Northern Hawk Owl

It was a warm day, already at noon it was a couple of degrees over freezing. March 29th, half way through my spring break and already I’m looking for something to do. So I decide to head out to Votier’s Flats in Fish Creek Provincial Park with my brother and sister. Votier’s Flats is located off Elbow Drive and consists of a mix of both coniferous and deciduous woodlands with Fish Creek running near the paved path.

That day, we were not expecting to see anything. Noon is not the most productive time to bird and besides, we were hardly going to be going for a long hike. We started out doing a short loop before climbing up the hill beside the parking lot. It was there that I saw a hawk flying…no wait…not a hawk, a Northern Hawk Owl!

First impressions.

Northern Hawk Owls have a long tail and a falcon-like profile, distinguishing them from other owls in North America. The facial disk is somewhat whitish, bordered by black on either sides, framing two pale yellow eyes that scour the ground, often from an exposed perch at the top of a tree, searching for the next meal, some unfortunate mouse or vole.

We did get some great views but the Hawk Owl was some ways away and only stuck around for a couple of minutes before vanishing into the woods, never to be seen again, until…

My dad heard about our incredible sighting and, as you can imagine, was quite jealous. This paved the way for a return visit. The next day, as the sun slowly fell from the sky, we made our way back to Votier’s Flats. We searched for a couple minutes, coming up with a Great Horned Owl calling; beautiful, but not quite satisfying. We wanted a Hawk Owl. We carried along the paved path for a short ways when we spotted something. Is that it? Had we done the improbable? There it was perched high on an exposed perch, just waiting for us.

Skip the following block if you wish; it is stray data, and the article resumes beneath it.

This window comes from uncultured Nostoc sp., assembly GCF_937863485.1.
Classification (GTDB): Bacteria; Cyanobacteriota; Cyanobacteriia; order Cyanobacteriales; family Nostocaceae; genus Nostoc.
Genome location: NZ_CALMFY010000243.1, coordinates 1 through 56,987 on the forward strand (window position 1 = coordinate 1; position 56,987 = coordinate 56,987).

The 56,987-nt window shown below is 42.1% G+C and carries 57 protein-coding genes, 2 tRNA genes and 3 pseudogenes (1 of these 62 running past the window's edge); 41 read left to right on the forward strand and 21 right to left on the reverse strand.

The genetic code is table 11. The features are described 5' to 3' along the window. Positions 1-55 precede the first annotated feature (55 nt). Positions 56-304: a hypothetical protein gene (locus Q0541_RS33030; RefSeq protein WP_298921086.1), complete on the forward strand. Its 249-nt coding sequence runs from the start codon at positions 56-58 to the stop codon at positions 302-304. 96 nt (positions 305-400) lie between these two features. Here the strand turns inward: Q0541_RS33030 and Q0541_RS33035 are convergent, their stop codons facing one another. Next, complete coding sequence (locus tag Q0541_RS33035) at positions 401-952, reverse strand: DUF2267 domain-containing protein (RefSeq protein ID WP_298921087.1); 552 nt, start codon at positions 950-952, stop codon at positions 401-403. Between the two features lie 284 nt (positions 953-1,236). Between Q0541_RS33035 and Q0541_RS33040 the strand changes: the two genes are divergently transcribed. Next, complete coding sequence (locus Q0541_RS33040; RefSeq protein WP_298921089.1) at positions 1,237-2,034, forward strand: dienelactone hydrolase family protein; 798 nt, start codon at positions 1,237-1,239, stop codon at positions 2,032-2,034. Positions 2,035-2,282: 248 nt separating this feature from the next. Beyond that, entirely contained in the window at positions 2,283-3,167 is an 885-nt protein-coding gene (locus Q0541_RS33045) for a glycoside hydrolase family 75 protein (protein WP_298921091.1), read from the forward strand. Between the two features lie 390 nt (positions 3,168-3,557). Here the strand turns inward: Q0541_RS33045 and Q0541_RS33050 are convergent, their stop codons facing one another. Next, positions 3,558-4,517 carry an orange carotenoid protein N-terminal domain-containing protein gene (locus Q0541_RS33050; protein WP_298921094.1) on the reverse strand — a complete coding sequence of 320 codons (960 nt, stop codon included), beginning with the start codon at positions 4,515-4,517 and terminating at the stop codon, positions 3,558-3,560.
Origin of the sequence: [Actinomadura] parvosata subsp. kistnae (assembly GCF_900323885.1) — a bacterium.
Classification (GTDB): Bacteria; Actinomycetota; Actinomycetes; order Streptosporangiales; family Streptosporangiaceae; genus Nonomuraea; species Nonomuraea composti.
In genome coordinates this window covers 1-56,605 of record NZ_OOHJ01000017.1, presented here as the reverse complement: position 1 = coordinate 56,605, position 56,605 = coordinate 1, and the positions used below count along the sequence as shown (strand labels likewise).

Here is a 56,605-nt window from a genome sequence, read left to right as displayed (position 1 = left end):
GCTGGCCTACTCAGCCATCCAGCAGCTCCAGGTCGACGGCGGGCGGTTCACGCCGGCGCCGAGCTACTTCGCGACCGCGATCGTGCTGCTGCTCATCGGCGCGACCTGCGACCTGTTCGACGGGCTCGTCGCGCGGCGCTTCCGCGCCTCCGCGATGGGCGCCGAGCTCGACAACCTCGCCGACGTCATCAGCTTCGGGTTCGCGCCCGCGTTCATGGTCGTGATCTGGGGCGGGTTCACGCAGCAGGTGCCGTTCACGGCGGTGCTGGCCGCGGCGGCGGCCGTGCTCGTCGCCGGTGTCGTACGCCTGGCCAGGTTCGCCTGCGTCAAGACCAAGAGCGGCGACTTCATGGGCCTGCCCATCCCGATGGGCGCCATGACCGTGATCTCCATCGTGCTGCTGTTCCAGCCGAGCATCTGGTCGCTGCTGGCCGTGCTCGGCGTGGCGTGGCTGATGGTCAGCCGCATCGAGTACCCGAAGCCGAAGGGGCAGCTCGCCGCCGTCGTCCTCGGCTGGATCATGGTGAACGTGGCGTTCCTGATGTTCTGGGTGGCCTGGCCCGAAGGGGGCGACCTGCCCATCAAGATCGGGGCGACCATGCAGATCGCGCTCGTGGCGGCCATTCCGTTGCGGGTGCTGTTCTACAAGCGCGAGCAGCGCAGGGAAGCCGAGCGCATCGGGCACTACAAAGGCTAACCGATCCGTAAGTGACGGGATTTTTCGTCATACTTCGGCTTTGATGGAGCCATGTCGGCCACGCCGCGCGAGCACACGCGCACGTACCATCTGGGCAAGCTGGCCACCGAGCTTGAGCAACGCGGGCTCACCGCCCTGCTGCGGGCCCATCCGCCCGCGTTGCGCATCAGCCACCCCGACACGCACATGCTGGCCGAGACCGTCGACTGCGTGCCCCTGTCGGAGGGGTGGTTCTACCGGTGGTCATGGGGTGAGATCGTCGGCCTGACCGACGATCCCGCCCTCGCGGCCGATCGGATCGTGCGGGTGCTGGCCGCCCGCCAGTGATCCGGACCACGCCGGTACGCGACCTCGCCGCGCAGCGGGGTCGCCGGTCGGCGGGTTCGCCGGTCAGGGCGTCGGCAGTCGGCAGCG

I see something...

We had to leave the paved path to get some better views. I was first, stepping into the snow with much gusto, only to find myself sinking into snow over a foot deep. As I was carrying a camera with a heavy 500mm lens, this was not good news. I righted myself after a couple moments and we carried on, undeterred.

Insolent birders.

It was a long way and we kept advancing through the snow that was as deep as ever, only to see the owl fly away. Luckily, it was not too far and we caught up, only for him to fly off again. We decided to carry on once again, stumbling up a steep hill with a heavy camera and an even heavier tripod, slipping on mud and ice, following a deer trail covered with unpleasant evidence of the deer. Finally we caught up to where the owl was waiting for us, seemingly amused. We got some amazing views and some great shots.

Is that dinner?

We came home, exhausted, wet, muddy, covered in burrs and happy; extremely happy. We had seen a Northern Hawk Owl, a difficult bird to see at the best of times and very rare here in Calgary.

Posted by Matthew Sim

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3 thoughts on “Northern Hawk Owl

  1. I’ve only been an birder for a couple of years now, and haven’t had much luck with owls in general. I’m jealous! Amazing shots and an incredible story to boot!

    • Wow! That is extremely cool and great photos to boot. Now I have an owl dilemma for tomorrow – near certainty of Short-eared’s at Frank Lake or possibility of Hawk and Pygmy in Fish Creek!

      • There are many of us with the same dilemma! I’m counting on reasonably decent weather for both weekend days, and hoping for a two-owl weekend…Or three. Pat Bumstead

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